Although Cort retired from LCHS in 2019, she said she still has many connections with LCPS that she regularly keeps up with.
“I’ve been in the classroom for 31 years,” said Cort. “I know what’s going on on the first floor.”
Cort was named New Mexico Teacher of the Year in 2013. She said the experience first opened her up to educational policy. She also used the corresponding scholarship to study pedagogy at Walden University, which she completed in January 2019.
Henry A. Young
Young, 71, is basically a native of Las Cruces who moved here from Ruidoso when he was around 4 years old. He attended Conlee Elementary, Lynn Middle, and LCHS while growing up.
Young briefly studied accounting at NMSU but moved to California to earn his pastorship certificate before graduation. He said he took a few education courses here and there in California.
After 11 years in California, Young returned to Las Cruces. He has been director and chaplain of the Las Cruces Gospel Rescue Mission since 2017 and has volunteered there for almost 20 years.
“I have a desire, of course, to help people in general because I work in missions,” said Young. “The real reason I want to achieve is the reintegration of parents into the school system. Many parents have given up the right to really hold on to the educational process and to be part of it.”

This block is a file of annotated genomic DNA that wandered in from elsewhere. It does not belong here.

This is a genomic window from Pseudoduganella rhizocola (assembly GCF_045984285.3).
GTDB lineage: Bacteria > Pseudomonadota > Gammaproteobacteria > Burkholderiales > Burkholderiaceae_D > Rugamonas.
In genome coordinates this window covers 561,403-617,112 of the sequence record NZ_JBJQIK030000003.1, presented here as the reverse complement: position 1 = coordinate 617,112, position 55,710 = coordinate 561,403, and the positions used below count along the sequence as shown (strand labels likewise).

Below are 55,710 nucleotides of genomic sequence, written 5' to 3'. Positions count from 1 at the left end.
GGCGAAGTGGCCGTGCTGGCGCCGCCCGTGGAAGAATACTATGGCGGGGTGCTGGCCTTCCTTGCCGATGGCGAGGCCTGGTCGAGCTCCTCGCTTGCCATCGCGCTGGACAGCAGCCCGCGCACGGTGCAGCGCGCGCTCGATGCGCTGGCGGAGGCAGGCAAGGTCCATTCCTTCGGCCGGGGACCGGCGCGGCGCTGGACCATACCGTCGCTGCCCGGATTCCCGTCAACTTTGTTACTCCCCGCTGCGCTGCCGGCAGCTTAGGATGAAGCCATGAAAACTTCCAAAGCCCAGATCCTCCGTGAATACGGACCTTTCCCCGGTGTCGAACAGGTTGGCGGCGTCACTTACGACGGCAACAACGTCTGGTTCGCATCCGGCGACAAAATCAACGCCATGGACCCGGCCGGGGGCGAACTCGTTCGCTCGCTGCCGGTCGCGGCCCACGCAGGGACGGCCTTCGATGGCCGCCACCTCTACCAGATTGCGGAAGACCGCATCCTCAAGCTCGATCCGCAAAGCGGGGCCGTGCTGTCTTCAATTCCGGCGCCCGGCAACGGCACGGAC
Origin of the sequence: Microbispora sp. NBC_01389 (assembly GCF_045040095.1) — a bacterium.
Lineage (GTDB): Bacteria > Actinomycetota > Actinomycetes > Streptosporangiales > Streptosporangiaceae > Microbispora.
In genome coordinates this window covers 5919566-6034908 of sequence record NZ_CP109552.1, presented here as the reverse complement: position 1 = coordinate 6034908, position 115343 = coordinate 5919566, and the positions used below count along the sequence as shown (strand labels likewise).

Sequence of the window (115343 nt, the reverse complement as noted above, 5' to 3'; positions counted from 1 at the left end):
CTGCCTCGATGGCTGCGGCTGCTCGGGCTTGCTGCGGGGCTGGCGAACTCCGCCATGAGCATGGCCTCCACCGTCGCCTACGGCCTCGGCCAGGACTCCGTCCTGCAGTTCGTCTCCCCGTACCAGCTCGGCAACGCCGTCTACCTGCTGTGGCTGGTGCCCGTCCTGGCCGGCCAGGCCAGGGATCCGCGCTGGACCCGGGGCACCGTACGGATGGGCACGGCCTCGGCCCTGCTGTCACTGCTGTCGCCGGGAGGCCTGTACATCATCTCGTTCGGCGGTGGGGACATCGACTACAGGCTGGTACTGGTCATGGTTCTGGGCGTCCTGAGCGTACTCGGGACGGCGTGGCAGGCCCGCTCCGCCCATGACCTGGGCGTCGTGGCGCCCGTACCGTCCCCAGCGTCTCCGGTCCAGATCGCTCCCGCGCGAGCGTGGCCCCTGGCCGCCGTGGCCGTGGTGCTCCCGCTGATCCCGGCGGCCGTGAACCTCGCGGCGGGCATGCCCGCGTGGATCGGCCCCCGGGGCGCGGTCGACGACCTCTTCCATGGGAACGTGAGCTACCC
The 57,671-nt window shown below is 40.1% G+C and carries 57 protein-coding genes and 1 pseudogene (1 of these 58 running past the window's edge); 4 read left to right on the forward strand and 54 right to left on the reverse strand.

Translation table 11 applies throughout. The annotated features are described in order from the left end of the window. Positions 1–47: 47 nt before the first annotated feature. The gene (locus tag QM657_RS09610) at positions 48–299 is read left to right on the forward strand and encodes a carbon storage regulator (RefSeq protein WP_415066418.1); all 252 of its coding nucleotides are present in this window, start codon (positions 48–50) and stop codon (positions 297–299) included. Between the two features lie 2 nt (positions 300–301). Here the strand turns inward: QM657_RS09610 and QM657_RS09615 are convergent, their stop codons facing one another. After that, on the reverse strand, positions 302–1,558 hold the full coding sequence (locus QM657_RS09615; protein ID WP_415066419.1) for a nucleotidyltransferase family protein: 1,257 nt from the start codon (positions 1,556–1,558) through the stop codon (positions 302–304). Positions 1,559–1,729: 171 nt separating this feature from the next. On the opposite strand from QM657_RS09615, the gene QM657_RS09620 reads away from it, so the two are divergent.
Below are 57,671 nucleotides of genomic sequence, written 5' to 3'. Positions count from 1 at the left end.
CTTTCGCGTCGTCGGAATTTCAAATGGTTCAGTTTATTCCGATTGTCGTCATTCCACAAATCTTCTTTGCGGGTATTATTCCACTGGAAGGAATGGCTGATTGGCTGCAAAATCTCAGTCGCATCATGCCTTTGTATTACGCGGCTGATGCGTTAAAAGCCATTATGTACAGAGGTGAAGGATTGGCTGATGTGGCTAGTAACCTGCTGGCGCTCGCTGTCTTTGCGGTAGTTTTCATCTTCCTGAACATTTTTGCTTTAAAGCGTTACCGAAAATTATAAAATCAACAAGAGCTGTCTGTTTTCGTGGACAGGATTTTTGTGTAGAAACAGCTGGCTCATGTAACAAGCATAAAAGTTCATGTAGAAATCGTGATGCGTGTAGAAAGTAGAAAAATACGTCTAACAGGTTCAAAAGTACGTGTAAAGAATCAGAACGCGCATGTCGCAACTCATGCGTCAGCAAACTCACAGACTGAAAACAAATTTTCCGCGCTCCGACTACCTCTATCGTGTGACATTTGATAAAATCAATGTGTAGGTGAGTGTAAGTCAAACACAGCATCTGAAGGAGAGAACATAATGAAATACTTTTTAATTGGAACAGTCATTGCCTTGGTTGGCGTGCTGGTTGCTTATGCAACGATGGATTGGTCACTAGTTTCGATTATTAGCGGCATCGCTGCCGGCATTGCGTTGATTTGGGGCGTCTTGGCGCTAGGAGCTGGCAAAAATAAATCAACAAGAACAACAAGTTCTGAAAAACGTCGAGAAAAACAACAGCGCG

Young said the pandemic – especially mask requirements and vaccinations – have polarized parents and he hopes to find a solution to find common ground.
Young hopes to hold more informal meetings with the public. He said he recently attended a meeting with LCPS superintendent Ralph Ramos and current board chairman Ray Jaramillo that he felt was very useful to the community.
He also hopes to have more community-centered board meetings where Dr. Karen M. Trujillo in the city center regular meetings are held in various school gyms and cafeterias. This is a common practice in the Gadsden Independent School District.
“If you can see the needs in each individual school, then you have a better overall picture, you can find similarities and diversity where more is needed at one school than at another.”
Young’s stance is that he plans to watch for the first few months to a year to get a feel for what it’s like to sit on the board before getting on and trying to change things.
He wants to listen to the community, ask questions, and occasionally comment on it as he gains a foothold. He offered some ideas on what he would like to change over time if he is elected.
“There has to be an equitable process to try and meet the needs,” said Young. “That costs more money. That’s the other area I’d like to see addressed – after that year of review or a period of time – getting more money into the classroom by maybe retiring some of the administrators early because when it doesn’t come into the classroom and we pay too much upstairs, it is absolutely not good for the students. “
Young wants to get more money for teachers and assistants and encourage parents to do volunteer work in their children’s schools.
Young said he would bring a new way of thinking with his age – he’s the oldest candidate on the school board – and ministerial background.
Miranda Cyr, a member of the Report for America corps, can be reached at [email protected] or @mirandabcyr on Twitter. Show your support for the Report for America program at https://bit.ly/LCSNRFA.